By Matthew G. Biel, Michael H. Tang, Barry Zuckerman, JAMA Pediatrics, April 6, 2020
Pediatric mental health (MH) concerns, including depression, anxiety, loneliness and social isolation, and suicide, have increased markedly in the last decade and are critical factors associated with population health. While effective interventions for these conditions have been developed and pediatric health care professionals increasingly address MH concerns as a central component of clinical practice, our health care systems have not met the challenge of providing evidence-based treatment to all young people who need it. Too many children never receive adequate MH assessment1 or timely intervention,2 and access to specialty MH clinicians is inadequate. In addition, the treatments that are delivered are often incomplete and ineffective, particularly for the most vulnerable children. The current state of care delivery must be improved to implement high-quality care more broadly and produce better outcomes.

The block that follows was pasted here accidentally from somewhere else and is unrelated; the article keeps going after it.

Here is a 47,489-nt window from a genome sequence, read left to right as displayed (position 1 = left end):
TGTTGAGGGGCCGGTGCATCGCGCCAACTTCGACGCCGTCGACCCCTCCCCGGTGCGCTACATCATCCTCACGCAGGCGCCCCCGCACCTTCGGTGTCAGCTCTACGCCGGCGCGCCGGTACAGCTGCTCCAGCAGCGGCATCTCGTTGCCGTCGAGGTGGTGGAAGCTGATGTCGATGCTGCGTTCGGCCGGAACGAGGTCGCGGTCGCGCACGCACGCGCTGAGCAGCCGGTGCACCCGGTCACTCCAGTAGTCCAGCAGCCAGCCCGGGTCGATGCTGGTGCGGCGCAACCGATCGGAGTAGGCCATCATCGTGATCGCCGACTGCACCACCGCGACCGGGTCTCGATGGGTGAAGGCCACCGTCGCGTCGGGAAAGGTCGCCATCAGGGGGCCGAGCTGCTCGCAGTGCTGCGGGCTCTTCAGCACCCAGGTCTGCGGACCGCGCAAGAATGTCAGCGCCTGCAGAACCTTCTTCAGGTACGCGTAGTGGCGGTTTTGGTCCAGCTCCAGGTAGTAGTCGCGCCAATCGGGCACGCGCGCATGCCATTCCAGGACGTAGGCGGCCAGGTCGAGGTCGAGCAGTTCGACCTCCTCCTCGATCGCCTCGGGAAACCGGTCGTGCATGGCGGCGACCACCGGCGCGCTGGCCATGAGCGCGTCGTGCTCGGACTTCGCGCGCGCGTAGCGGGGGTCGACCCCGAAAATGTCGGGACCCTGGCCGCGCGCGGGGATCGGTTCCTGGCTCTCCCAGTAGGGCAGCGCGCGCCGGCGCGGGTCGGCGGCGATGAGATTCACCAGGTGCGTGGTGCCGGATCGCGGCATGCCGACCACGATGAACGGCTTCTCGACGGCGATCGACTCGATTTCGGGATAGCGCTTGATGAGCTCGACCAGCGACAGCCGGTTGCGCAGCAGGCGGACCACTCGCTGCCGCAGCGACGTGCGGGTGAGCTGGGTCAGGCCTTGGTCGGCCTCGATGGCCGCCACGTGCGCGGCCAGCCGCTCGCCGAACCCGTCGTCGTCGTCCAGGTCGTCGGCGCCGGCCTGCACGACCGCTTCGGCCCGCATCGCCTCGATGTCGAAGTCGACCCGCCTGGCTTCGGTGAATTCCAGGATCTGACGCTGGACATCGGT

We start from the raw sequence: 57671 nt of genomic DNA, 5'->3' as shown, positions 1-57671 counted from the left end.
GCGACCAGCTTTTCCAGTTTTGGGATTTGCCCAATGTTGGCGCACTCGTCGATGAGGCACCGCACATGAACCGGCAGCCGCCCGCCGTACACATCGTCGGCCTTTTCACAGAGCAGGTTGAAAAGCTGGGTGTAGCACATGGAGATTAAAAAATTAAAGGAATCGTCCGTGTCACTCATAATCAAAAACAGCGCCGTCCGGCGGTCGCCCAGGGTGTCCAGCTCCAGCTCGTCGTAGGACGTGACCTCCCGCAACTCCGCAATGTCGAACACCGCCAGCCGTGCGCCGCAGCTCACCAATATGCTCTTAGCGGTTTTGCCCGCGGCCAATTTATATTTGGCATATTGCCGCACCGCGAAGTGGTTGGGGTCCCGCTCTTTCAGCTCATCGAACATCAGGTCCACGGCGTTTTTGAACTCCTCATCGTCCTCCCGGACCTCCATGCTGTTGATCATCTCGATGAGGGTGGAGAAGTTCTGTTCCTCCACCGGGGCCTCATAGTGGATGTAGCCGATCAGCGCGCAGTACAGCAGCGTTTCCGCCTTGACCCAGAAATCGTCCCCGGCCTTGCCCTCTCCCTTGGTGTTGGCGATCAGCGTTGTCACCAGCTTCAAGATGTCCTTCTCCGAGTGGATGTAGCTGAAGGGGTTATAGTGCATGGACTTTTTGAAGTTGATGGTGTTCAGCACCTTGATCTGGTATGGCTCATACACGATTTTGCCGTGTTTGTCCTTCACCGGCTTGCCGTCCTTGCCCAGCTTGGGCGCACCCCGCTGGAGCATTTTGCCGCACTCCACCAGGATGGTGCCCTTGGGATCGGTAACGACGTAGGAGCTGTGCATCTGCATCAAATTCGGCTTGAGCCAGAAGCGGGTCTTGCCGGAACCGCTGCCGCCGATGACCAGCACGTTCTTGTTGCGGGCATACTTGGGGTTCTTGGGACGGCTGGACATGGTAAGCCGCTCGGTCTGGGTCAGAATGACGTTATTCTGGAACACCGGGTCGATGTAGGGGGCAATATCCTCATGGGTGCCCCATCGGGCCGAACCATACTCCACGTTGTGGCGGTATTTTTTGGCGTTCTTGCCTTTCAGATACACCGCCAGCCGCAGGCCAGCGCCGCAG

As we attempt to bridge these gaps, we must remember the potent intergenerational nature of MH problems. Failure to address parent MH concerns may be an underrecognized and critical factor adversely affecting efforts to effectively treat pediatric MH problems. The emergence of MH concerns during childhood represents the combined effect of genetic risk as conditions such as depression, anxiety, and attention-deficit/hyperactivity disorder are highly heritable, as well as lived environmental risk through exposure to adversity that is often mediated by children's relationships with their parents and caregivers. Attention to adverse childhood experiences (ACEs) and trauma has highlighted how the experience of adversity in the home and community plays a powerful role in shaping brain development and health. Having a parent with untreated mental illness or addiction is a formidable adverse childhood experience that shapes a child's lifelong developmental trajectory through multiple mechanisms, including genetic risk, epigenetic modifications, behavioral modeling, social learning, and relational skills.3 Adversities associated with unaddressed MH problems and relational difficulties within families have a crucial association with efforts to effectively support pediatric MH. Pediatricians are being encouraged to elicit 3-generation family histories of mental illness to identify risk, promote resilience, and reduce intergenerational transmission through referral for MH services and other supports.4 Screening and referrals are critical first steps. We also need to examine clinical care delivery models within child-serving health and MH care settings to promote intergenerational approaches that may generate improved outcomes for parents and children.